Eight documentaries to help you understand the Black Lives Matter movement
In 2013, the Black Lives Matter movement started as a hashtag on social media in the United States after the acquittal of African American teen Trayvon Martin’s murderer. The movement is an ongoing protest highlighting the police brutality against Black people in the United States. The movement recently made headlines and garnered global attention after the murders of George Floyd, Ahmaud Arbery, Breonna Taylor, Tony McDade and many other Black individuals. The deaths of these people have sparked protests that demand the divestment of police departments, and for funds to be directed towards social services for communities of colour. It also calls for police officers to be screened for racial bias and mental soundness.
Black history in the US is complex and often whitewashed by predominantly white educators and leaders. Here are eight documentaries directed and produced by Black voices that will help you understand systemic racism and Black history in the US.
1. 13th (2016)
13th, directed by Ava DuVernay, examines the 13th Amendment of the United States Constitution. Although the law abolishes slavery, a clause in the Amendment manages to find a loophole – the use of free labour is allowed as punishment for a crime. The documentary highlights how the loophole is used to justify the mass incarceration of Black people and people of colour. The film explores how the militarisation of the American police was a long, historical process based on the loophole in the 13th Amendment. Available on Netflix.
2. Becoming (2020)
Based on the memoir of the same name, this documentary directed by Nadia Hallgren follows the journey of former First Lady of the United States, Michelle Obama, the first African American First Lady. The film highlights the importance of Black women and Black feminism. The film features some of the work Michelle Obama did during her tenure as First Lady. Available on Netflix.
3. Happy Birthday, Marsha! (2018)
This is a short film about the transgender artist and activist Marsha P. Johnson, who was one of the leaders responsible for igniting the Stonewall riots against police brutality in 1969. This 14-minute long film, directed by Tourmaline and Sasha Wortzel, shows the instrumental part that queer black activists played in the LGBTQ+ movement. Available to rent on Vimeo for $3.99.
4. Kevin Hart’s Guide to Black History (2019)
Comedian Kevin Hart reenacts moments in American history centred around Black folk. Directed by Tom Stern, his special uses Kevin Hart’s humour and archival footage to highlight unsung Black heroes. It is informative and family-friendly. Available on Netflix.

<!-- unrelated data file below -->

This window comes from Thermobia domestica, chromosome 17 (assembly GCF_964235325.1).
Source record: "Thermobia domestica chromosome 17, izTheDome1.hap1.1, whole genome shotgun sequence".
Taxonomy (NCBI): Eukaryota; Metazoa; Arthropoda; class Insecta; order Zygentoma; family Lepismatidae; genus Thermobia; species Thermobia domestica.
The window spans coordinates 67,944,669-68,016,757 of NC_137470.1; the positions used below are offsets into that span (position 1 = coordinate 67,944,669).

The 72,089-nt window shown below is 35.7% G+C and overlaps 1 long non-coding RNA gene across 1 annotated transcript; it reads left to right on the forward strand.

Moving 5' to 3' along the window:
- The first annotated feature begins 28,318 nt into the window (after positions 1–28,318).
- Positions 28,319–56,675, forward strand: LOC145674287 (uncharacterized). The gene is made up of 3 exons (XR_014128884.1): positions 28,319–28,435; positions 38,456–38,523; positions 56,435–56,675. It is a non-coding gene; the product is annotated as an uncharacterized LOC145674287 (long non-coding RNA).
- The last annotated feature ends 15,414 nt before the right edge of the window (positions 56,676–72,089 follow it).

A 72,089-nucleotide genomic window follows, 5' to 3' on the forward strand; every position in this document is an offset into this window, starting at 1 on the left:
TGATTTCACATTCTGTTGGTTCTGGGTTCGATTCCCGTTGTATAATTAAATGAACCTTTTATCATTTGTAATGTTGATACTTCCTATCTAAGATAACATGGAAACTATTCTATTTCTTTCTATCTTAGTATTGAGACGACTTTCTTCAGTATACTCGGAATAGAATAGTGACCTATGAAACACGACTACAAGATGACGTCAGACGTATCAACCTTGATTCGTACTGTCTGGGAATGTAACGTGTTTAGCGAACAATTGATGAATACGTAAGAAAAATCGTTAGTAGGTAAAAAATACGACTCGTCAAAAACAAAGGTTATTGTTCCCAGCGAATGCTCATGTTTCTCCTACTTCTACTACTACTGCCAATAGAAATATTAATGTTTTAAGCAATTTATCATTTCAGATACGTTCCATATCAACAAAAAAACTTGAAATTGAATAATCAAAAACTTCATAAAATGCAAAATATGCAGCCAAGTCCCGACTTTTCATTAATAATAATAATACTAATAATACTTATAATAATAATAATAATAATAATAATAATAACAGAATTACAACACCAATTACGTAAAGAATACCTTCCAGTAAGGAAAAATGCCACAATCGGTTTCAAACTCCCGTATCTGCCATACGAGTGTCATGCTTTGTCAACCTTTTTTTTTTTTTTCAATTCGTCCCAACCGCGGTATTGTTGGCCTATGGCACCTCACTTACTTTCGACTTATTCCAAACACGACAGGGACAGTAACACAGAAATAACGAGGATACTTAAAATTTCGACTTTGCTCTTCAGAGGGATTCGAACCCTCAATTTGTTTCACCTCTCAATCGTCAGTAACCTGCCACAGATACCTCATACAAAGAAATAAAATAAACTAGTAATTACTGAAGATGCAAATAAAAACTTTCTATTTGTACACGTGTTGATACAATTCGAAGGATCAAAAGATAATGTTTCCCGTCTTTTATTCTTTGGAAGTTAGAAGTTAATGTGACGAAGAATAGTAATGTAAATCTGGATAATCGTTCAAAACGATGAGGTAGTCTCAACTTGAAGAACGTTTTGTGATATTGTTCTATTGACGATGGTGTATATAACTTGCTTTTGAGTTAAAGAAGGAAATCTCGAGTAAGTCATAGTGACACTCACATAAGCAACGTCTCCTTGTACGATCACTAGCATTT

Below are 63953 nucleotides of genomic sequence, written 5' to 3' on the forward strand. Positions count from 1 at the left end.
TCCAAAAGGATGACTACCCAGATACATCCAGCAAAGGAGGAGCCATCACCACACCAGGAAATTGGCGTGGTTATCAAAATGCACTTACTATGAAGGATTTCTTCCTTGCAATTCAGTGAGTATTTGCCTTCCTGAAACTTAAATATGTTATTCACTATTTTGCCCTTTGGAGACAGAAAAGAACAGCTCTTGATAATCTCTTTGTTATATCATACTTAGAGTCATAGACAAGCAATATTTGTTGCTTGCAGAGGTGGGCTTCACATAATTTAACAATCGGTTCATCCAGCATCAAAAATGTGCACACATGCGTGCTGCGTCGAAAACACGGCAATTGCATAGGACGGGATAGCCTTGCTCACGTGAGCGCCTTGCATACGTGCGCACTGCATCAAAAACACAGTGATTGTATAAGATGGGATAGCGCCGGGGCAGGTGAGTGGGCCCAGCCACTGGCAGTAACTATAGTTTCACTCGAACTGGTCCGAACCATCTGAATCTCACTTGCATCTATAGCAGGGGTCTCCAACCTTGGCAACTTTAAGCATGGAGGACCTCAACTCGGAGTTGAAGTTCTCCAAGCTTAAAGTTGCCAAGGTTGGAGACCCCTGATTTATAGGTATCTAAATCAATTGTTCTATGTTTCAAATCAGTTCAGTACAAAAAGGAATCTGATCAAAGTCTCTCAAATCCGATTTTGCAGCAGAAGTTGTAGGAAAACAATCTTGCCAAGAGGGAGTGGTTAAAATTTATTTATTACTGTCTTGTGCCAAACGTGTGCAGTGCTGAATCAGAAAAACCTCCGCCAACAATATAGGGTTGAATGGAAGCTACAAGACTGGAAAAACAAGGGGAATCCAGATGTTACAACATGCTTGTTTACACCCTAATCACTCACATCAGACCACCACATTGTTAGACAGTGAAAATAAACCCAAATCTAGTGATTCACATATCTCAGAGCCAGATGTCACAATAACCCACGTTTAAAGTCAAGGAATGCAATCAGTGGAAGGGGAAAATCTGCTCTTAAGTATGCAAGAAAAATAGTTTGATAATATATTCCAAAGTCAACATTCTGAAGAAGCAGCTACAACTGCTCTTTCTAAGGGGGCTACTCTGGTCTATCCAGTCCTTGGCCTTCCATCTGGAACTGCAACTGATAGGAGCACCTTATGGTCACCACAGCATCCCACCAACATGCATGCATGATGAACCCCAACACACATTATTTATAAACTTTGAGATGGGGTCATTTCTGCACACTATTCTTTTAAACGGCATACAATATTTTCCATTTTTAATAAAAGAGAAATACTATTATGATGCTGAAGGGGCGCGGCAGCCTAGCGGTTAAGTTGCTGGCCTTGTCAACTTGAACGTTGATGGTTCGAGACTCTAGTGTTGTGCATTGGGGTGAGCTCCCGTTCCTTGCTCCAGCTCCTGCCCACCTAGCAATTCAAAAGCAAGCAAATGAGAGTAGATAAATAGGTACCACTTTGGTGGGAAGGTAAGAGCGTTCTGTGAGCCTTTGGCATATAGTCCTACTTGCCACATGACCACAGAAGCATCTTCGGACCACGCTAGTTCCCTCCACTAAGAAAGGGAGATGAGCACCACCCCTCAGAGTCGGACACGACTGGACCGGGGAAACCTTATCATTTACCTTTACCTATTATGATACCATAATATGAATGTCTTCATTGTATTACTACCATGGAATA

5. Stay Woke: The Black Lives Matter Movement (2016)
This documentary follows the Black Lives Matter movement since its inception in 2013. It shows how the movement gained momentum after the hashtag on social media. The film, directed by Laurens Grant, provides context to modern-day civil rights movements in the United States. Available for free on YouTube.
6. I Am Not Your Negro (2016)
This documentary is based on the book “Remember This House” by James Baldwin. The film illustrates Baldwin’s memories of civil rights leaders such as Martin Luther King Jr, Malcolm X, and Medgar Evers. The film shows the history of the civil rights movement through Baldwin’s eyes. The documentary is directed by Raol Peck. Available on Netflix.
7. The Force (2017)
This film chronicles the reforms implemented by the Oakland Police Department in California after repeated police brutality and scandals. The police department is fraught with corruption and faces scrutiny from the federal government. Directed by Peter Nicks, this film exposes the truth of the policing system in Oakland and shows their proclivity for racial bias. Available on Netflix.
8. All Power to the People: The Black Panther Party and Beyond (1996)
The film narrates the rise and fall of the Black Panther Party through a series of interviews of former members of the party and government agents. The Black Panther Party (1966-1982) was a political organisation that propagated socialism and protest against police brutality. The film offers key insights about the Black Panther Party’s role in the Civil Rights movement. The film is directed by Lee Lew-Lee. Available for free on YouTube.